A couple of years ago, following his promotion to the top job in the Shire following Shane Flanagan’s sacking, I penned a piece here on The Roar asking the question: “Is John Morris too nice to coach the Sharks?”
The gist of it was basically that Morris was a hard-working, loyal, decent individual and that he definitely deserved the chance to coach.
But Cronulla had gone from basket-case to premiership winners in a short space of time by leaning into being the heal of the NRL. How would renowned good bloke John Morris get a team of thoroughly unlikeable fellas (when they cross the white line, that is, I’m sure they’re just a treat to catch up with after Mass on a Sunday morning) to buy into his way of coaching?
As I put it, “I just wonder whether [Morris has] got the personality to get this club to fire. Whether he’s sufficiently scum-bag enough to get a team full of grubs to play at their bastardly, brilliant best.”
A little over two years later and Morris is no longer the coach at Cronulla. But my concerns about him being too nice to get the best out of a bad-boy playing group were not at all what saw the lad from Scone receive his marching orders.
Morris’ time as coach of the Sharks was a reflection of his entire career as a player: squeezing every last drop of effort out in order to achieve impressive results from limited talent.
He got serious buy-in from just about all his charges and despite the fact he was thrown into the top job in rushed circumstances, was hamstrung by a smaller salary cap, had underperforming veterans on massive cash, and questionable stability in the front office, Morris achieved a 100 per cent success rate in terms of making the finals.
What more can you ask of the man?
Well, the argument goes, how about the ability to beat better teams and be a serious contender to make the grand final, rather than just limping into the top eight.
To which the response is, give Morris a full salary cap, the chance to put players who actually perform on the big contracts, and the full support of a settled front office. Then we see what he can do.
He deserved that opportunity.
There was a pretty major level of support and sympathy when Dean Pay got his marching orders from the Bulldogs, with the reasonable punter recognising he had been given a side that was only worthy of wooden spoons, yet he succeeded in avoiding last place throughout his entire, short tenure.
Pay got more out of a team than could have been expected. That he didn’t make the finals once was hardly his fault with the roster he inherited. And he probably deserved to finally have a crack at the gig when salary cap pressures had been eased and he could recruit a legitimate first-grade team.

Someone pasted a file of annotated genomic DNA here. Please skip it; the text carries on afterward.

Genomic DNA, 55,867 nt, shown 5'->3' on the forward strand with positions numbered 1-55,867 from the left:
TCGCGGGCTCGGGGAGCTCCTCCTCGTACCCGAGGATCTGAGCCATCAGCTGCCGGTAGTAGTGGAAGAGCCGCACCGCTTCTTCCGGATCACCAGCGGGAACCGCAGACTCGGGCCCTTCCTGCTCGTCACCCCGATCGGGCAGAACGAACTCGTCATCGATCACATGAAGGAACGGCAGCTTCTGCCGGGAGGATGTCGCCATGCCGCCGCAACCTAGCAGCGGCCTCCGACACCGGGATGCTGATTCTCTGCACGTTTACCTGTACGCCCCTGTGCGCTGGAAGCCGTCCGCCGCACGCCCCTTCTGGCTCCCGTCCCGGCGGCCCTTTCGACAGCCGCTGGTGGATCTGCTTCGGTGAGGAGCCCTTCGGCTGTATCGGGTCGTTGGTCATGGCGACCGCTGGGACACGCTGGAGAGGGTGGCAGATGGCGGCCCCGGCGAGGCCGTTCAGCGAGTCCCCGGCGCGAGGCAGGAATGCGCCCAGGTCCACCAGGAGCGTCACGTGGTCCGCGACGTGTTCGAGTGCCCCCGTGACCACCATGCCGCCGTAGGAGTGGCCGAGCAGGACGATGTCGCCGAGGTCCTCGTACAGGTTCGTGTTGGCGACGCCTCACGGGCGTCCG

Instead, ‘next big thing’ Trent Barrett gets to spend the Dogs’ cash. Thus far, the outcome is an 0-6 start to the season.
So the idea that the Sharks needed to get Craig Fitzgibbon because he’s the next big thing is a massive roll of the dice.
That the Roosters assistant wasn’t willing to sign elsewhere until now – despite reported offers from Newcastle, the Warriors and St George Illawarra in the recent past – has fed the myth that he is another Trent Robinson.
But while it may have been difficult to turn down a head coaching gig when there are so few of them, I don’t buy into the idea that Fitzgibbon saying no until now means anything more than that he had a deal keeping him at the Chooks until the end of 2021 and it’s not a good idea to break contracts with a club run by one of Australia’s wealthiest men.
Fitzgibbon will leave Easts with Nick Politis’ blessing. I don’t know that Adam O’Brien necessarily did. And, if it’s ever on the cards, I suspect it’s just a good idea to have a billionaire consider you a mate.
As for what he gets at Cronulla? Well, it’s a pretty sweet deal. Those underperforming veterans are either going to get turfed or accept massive pay cuts to stay next year, giving Fitzgibbon a reported $3 million with which to go shopping.
More importantly, he gets the benefit of all the hard work Morris has done bringing through unheralded rookies like Toby Rudolf, Will Kennedy, Connor Tracey and Teig Wilton (well, probably Teig, he is John’s nephew, so he may not want to stick around after what they’ve done to his uncle).
Finally, there’s a board who need to back him to the hilt given the way Fitzgibbon got the job.
Basically, he gets what John Morris earned.
The idea that Morris had reached his top speed as a coach, as evidenced by his failure to beat a team that placed higher than his eighth-placed side in all of 2020, is completely arguable given the handbrake was firmly on while he was at the wheel.
Why not give him the chance by extending his contract with some basic clauses? Two more years, on actual first-grade coach money, with the proviso that missing the finals would allow the club to terminate the deal.
The fear that they would miss out on Fitzgibbon is such an immature reason to sack someone – “What if we don’t get an untried, untested head coach? How would we ever forgive ourselves?”
Ultimately, I guess my concerns about Morris were founded – he was too nice for Cronulla. Not because his decency put off the players, but because the club’s board ended up being the ones who showed a decided lack of decency.